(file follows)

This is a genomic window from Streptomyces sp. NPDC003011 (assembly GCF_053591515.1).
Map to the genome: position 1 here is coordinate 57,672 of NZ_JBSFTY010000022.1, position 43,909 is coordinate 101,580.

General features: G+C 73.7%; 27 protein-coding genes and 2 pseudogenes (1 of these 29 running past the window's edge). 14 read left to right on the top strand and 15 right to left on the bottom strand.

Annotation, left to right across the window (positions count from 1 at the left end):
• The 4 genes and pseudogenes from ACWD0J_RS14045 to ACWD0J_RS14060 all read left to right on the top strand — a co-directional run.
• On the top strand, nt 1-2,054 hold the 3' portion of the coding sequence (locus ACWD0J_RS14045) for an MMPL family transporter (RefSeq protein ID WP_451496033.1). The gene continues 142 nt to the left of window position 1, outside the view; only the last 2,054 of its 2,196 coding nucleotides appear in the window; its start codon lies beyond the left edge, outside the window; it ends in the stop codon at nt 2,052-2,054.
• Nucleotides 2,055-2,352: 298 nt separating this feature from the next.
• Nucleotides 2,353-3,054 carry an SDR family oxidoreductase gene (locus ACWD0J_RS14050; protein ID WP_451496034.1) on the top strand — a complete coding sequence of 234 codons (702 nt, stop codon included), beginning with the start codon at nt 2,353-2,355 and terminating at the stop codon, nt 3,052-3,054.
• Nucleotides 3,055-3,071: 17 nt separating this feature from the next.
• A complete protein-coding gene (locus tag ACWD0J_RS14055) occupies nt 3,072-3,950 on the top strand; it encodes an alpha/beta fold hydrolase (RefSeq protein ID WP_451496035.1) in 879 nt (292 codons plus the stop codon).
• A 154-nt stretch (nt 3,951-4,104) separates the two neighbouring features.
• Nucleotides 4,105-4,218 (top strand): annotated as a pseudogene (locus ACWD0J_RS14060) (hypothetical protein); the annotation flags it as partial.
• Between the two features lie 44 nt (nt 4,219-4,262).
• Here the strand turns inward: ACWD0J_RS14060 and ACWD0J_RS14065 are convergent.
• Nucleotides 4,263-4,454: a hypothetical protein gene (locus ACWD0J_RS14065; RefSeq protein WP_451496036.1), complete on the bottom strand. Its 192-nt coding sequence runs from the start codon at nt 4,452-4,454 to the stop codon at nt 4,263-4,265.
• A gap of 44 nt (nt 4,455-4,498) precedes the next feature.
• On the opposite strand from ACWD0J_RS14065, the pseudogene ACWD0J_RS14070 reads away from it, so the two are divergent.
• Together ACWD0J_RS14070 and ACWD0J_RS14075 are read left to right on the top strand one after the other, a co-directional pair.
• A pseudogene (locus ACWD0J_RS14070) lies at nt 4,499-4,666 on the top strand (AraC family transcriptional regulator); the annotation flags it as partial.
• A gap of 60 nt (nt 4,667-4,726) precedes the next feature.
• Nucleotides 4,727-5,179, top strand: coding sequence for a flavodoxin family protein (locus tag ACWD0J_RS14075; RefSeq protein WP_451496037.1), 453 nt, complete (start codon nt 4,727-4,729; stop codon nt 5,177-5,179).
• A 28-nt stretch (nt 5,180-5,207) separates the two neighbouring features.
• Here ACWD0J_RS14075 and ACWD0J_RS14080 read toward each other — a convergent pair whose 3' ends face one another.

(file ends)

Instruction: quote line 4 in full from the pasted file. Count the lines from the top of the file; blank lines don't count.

Annotation, left to right across the window (positions count from 1 at the left end):